The Anchorage Assembly Tuesday night unanimously passed next year’s budget that included a last-minute infusion to address the city’s homeless problem.

The 11-0 support for a $540 million budget brings an end to work that began when Anchorage Mayor Ethan Berkowitz proposed one of his final budgets as mayor.

The Assembly had three public hearings since the mayor rolled out his proposal, then it reviewed a handful of amendments Tuesday, passing three of them.

During an Assembly meeting break Tuesday night, Berkowitz said the budget reflects the city’s on-going priorities: public safety and homelessness.

He also said the vote reflects a collaboration he would like to see at the state level.

“We’ve done what we can to make sure our police department is continuing to grow, at this point the police department is about twice the size of the troopers in terms of the number of personnel,” he said. “We have achieved a Triple-A bond rating, a balanced budget and are able to make sure that we have a responsive government at a time where the state is in a perpetual crisis mode."

“We are making progress and resolving a lot of the long-term problems the city had, particularly with the Port of Alaska. So we are making progress; we are solving problems and moving forward. Building permits are up 13% of what they were last year. Some of that is attributable to the earthquake.”

The proposed budget included a $735,000 amendment to provide homeless shelters. In Assemblywoman Meg Zaletel originally sought $2.4 million but carved out a smaller amount.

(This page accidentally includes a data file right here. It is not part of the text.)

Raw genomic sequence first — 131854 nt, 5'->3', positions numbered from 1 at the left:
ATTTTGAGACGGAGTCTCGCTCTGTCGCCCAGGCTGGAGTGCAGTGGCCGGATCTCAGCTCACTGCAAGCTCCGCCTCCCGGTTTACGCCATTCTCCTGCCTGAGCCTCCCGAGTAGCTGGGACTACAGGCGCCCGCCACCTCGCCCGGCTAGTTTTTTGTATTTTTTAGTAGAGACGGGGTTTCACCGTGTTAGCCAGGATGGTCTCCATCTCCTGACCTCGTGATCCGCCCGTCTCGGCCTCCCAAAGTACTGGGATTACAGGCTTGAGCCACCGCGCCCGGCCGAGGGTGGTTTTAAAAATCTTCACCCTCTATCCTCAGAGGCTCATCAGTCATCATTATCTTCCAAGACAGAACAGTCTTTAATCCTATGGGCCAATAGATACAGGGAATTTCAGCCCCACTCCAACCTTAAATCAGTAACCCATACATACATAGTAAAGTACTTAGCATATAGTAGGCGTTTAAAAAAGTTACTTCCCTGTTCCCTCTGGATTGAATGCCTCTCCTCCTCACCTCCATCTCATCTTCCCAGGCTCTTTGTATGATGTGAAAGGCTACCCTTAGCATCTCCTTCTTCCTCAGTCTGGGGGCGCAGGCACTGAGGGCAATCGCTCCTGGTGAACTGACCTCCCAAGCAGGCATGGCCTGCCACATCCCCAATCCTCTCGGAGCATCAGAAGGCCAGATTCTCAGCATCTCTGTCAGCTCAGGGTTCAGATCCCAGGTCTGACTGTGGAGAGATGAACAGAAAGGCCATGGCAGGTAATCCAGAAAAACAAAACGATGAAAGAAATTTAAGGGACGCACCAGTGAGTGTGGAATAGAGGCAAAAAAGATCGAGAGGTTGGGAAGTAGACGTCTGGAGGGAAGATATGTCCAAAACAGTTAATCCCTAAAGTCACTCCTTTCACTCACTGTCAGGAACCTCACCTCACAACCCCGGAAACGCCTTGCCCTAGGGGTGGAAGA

In her amendment proposal, she wrote, “With adequate shelter, camp abatement may proceed uninterrupted and stop the whack-a-mole issues currently being experienced. Also, there will be no late-season scramble to identify and obtain emergency overflow shelter, which the Municipality funds at nearly half a million dollars.”

Just before the vote, Berkowitz addressed the Assembly on the city’s homelessness crisis.

“What we’re talking about here with this amendment is just one component of what the need is,” he said. “We have been insistent for a long time that the municipality do what it can do to resolve the question of homelessness."

“I appreciate the community and frustration with the inability to solve this problem. It’s more than the frustration of those who are housed and contending with individuals who are on our streets and in our parks. We have, I think a moral obligation to help address those issues.”

The budget also included:

  • A $15,000 amendment for a land-use study to select a site for the Chugiak Eagle River Cemetery. The amendment proposed by Assembly member Crystal Kennedy passed, 11-0.
  • A $250,000 amendment to be awarded to a nonprofit that will help students in various school programs.
  • Nearly $2.7 million for public safety that will include money for more patrol officers and academies.

“Public safety is the top priority; it’s the most important thing we do and can do. It's one of the reasons why we're continuing to grow the police department,” Berkowitz said. "Public safety is far more than law enforcement. We are now heading to a point where the budget is stabilized and we can start making other aspects of public safety.”

Correction: An earlier version of this story stated this was Mayor Ethan Berkowitz's final budget. He will be proposing a budget for 2021. The story previously stated a $60,000 amendment passed for a land-use study to select a site for the Chugiak Eagle River Cemetery. This has been corrected. The previous story also said money was approved for more trail officers; however, this money covers other types of officers as well.

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